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LIVE FROM THE HEADLINES

13-Year-Old John Ashmore Killed by Pitched Ball

Aired May 12, 2003 - 20:14   ET

THIS IS A RUSH TRANSCRIPT. THIS COPY MAY NOT BE IN ITS FINAL FORM AND MAY BE UPDATED.

ANDERSON COOPER, CNN ANCHOR: Well, there was a wake tonight for John Ashmore, the 13-year-old Georgia boy who was killed Friday night during a Fayette County Youth Association baseball game. He was hit in the chest by a pitched ball. Now the county coroner says the ball might have disrupted the rhythm of John's heart.
According to a different organization, Little League Baseball, the biggest youth baseball group in the U.S., dying from getting hit with a pitch is rare indeed. Little League says it has only had two similar deaths in the last 32 years. That's with 25 million kids going through the program and taking 500 million pitches.

How much risk is on the diamond? John's coach, Bob Close, was at tonight's wake. He joins from us now from Fayetteville.

John, thanks for being with us on what has just got to be an extraordinarily difficult day. You were at the game. Tell us what you saw.

BOB CLOSE, YOUTH BASEBALL COACH: I was, Anderson. I was on first base, coaching the first base when the pitch came in and struck John and John went down and we rushed over to him and we knew at that moment there was something that was different than just an ordinary strike by a baseball.

COOPER: I heard stories, people were trying to do CPR. Was -- describe the scene.

CLOSE: Well, John, the -- Anderson, I'm sorry -- the -- there was a paramedic that was on the scene that is the father of one of the children there -- and he rushed over and began checking for a pulse, checking breathing. I came over and we began CPR. He was giving mouth to mouth and I began compressions and we kept those up until the paramedics came and took him off.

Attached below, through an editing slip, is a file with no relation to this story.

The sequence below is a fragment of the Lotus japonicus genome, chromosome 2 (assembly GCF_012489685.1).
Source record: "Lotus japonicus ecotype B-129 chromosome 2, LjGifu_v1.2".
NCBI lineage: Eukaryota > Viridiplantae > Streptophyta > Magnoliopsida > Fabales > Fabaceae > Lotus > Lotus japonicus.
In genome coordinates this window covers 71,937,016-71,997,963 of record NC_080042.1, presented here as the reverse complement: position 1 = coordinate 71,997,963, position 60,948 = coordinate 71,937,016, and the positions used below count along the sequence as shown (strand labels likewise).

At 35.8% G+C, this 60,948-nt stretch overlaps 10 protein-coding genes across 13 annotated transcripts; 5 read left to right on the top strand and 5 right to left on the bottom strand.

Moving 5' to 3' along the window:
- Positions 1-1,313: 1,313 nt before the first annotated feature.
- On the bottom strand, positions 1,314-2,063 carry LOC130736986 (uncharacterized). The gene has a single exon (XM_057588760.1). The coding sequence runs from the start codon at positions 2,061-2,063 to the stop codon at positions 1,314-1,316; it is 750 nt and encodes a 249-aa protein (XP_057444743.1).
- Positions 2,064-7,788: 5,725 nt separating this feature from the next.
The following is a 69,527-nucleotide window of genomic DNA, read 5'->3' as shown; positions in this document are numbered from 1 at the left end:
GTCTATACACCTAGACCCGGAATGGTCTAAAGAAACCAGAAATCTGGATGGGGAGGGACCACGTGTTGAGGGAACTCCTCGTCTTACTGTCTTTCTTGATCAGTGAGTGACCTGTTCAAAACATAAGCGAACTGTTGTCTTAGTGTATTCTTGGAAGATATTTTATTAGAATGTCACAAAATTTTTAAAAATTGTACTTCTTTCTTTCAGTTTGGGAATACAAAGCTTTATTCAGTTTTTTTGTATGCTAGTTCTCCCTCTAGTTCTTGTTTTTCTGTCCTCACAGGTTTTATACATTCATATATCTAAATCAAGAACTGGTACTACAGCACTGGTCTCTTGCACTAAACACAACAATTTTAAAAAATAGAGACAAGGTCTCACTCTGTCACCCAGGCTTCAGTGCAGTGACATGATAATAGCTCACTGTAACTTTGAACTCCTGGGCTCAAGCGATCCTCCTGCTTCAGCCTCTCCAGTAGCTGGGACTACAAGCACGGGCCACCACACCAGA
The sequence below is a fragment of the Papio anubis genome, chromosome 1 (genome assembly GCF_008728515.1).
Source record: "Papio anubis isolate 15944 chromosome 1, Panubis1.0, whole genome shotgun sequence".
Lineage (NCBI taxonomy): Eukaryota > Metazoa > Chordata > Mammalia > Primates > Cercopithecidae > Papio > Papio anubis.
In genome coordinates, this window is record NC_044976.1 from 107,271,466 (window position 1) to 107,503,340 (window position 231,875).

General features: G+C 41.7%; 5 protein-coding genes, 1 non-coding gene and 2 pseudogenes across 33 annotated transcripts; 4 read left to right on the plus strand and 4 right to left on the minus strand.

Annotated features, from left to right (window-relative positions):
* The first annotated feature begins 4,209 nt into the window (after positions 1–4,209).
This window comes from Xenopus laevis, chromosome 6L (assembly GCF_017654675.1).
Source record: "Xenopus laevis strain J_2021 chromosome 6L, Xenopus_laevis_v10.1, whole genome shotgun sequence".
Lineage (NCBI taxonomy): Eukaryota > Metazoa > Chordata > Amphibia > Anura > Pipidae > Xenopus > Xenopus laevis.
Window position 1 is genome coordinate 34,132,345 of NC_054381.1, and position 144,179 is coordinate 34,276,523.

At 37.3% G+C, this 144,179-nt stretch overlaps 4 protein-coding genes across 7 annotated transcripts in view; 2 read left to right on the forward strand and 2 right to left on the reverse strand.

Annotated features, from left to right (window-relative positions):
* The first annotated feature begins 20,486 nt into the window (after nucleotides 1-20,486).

COOPER: You know, this is a probably a dumb question, but just how is the community doing? How is the family doing?

CLOSE: Well, you know, everybody is dealing with this in different ways. Everybody is touched by this.

John was a great kid. Everybody loved John. And it's one of those events that touches everybody in the community and creates little ripple effects throughout the community. So -- but, you know, everybody is pulling together and supporting one another and I think that's the important thing.

COOPER: You know, when there is a tragedy like this, and it happens so quickly and it's so without reason, people start to, you know, ask questions and look for things that could have been done differently.

As you look back on what happened, is there anything that you see that could have been done differently? Some people say there should have been or could have been a defibrillator the scene and that would have helped. Obviously not a common occurrence. Any questions you have tonight?

CLOSE: Well I tell you, I don't know that I'm so much looking back on what could have been done because hindsight is always 20/20. What I am trying so look forward, things we can do to try to set a better environment, to make sure that we don't have this type of an incident.

Whether it's defibrillators on the field, whether it's EMTs present at games, whether it's some type of chest protector or softer balls. I think those are all interesting ideas that have been brought up over time and I think they're all worthy to take a look at and consider.

COOPER: Yes, you mentioned the softer balls. A recent study that was published, I believe, in the Journal of American Medical Association said that the use of safety balls, for instance, cuts the risk of ball-related injuries by something like 23 percent. Face guards reduce the risk of facial injuries by 35 percent. But those are things certainly not really commonly in use at this point. Do you think they should be?

CLOSE: Well, you know, I don't know whether or not they should be. But I think that we need to have informed choices. I think we need to know what the choices are.

You know, chest protectors as an example. I wasn't aware there were chest protectors that were made for baseball. I'll be honest. And it's something that I found out since. I've researched it myself and found a number of manufacturers that make them. And there are a lot of things that a lot of us who have been around baseball haven't considered. And we need to understand what the options are so that we can make those informed choices.

COOPER: Bob Close, appreciate you so much joining us tonight. Just A horrific tragedy, and please send our condolences to John's family and the community. Thanks very much.

Well...

CLOSE: I will. Thank you very much.

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